Regular readers of blogs and other Internet-based newsletters know it is not unusual to see product reviews in these publications. While sometimes the reviews appear to be careful, impartial journalism, at other times the writer seems just a wee bit too enthusiastic about the post’s subject matter.
There are good reasons to question just how impartial the authors of these reviews might be. Advertisers often “comp” writers with free products or other benefits in the hopes of receiving favorable reviews, though it does not have to go that far. A Web site or blog that depends on click-through traffic for revenue may be so hungry for copy that its authors simply cut and paste blurbs received from a product’s public relations department, without ever receiving or using the product that is the subject of the post.
To the casual reader it appears as though the blog author has tried the product and is offering an independent evaluation of its merits when, in fact, the text is simply parroting the advertiser’s copy. In another situation, an apparently impartial “consumer” review may actually be written by someone closely associated with the advertiser.
On Oct. 5, the Federal Trade Commission issued a set of “Guides Concerning the Use of Endorsements and Testimonials in Advertising” that impact many of these and other sorts of non-obvious or stealth marketing situations. (You can view the guidelines here: www.ftc.gov/os/2009/10/091005revisedendorsementguides.pdf.)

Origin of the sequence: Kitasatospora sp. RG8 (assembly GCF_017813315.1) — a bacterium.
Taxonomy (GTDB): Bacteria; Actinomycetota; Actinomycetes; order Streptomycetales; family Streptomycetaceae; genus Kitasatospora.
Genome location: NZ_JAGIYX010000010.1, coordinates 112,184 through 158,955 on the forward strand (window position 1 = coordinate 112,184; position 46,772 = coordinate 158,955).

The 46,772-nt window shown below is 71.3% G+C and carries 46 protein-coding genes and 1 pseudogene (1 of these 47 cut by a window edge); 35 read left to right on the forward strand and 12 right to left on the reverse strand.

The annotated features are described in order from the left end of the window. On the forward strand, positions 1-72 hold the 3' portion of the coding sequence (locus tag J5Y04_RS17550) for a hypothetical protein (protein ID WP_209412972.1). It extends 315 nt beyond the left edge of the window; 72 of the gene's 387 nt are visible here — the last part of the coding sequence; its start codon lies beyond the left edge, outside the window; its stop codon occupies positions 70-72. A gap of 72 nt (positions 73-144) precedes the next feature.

Clients that have embraced the growing number of ways technology can be used to spread a message to consumers about their product or service need to become conversant with the increased obligations and potential for liability under the revised FTC guidelines.
FOCUS ON ENDORSEMENTS
The focus of the revised guidelines is on “endorsements.” An “endorsement” is “any advertising message … that consumers are likely to believe reflects the opinions, beliefs, findings, or experiences of a party other than the sponsoring advertiser.” (A “testimonial” is treated by the FTC as being the same thing as an “endorsement.”)
The emphasis on what “consumers are likely to believe” is what makes the revised guidelines particularly dangerous for advertisers that currently rely on relatively uncontrolled third parties — such as bloggers — to spread positive reports of their products or services.
The revised guidelines consider three main types of specific endorsements (consumer, expert and organizational), as well as a fourth that can be considered to be a subtler form, “material connections.”
Consumer endorsements in particular are likely to be implicated when an advertiser relies on third parties to spread the word about a product or service.
The guidelines require that endorsements “reflect the honest opinions, findings, beliefs, or experiences of the endorser.” Both advertisers and endorsers may be “subject to liability for false or unsubstantiated statements made through endorsements,” as well as “for failing to disclose material connections between themselves and their endorsers.”
Consider the situation where a manufacturer sends sample products to bloggers, hoping some will try the products and write favorable posts about them. The first question is whether each blogger is thus an “endorser” under the new guidelines. The answer: It depends.